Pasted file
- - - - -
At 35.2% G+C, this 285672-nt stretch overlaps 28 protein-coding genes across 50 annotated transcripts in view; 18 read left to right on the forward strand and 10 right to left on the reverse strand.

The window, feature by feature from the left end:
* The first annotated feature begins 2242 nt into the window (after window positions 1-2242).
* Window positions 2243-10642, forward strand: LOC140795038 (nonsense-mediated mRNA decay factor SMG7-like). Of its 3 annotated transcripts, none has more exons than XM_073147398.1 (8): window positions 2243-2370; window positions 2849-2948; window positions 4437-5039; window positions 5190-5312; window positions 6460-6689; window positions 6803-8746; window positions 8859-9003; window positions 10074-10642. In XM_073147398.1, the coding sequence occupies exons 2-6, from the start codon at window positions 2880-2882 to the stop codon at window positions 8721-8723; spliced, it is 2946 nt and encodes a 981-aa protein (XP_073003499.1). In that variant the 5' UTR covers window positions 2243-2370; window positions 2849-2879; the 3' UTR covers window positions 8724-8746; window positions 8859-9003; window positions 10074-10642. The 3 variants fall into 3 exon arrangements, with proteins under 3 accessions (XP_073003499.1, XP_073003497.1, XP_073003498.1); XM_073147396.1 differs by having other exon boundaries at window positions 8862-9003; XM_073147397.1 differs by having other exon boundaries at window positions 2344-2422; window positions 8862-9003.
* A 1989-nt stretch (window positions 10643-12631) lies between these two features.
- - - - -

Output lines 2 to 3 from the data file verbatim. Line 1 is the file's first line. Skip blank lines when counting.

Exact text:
The window, feature by feature from the left end:
* The first annotated feature begins 2242 nt into the window (after window positions 1-2242).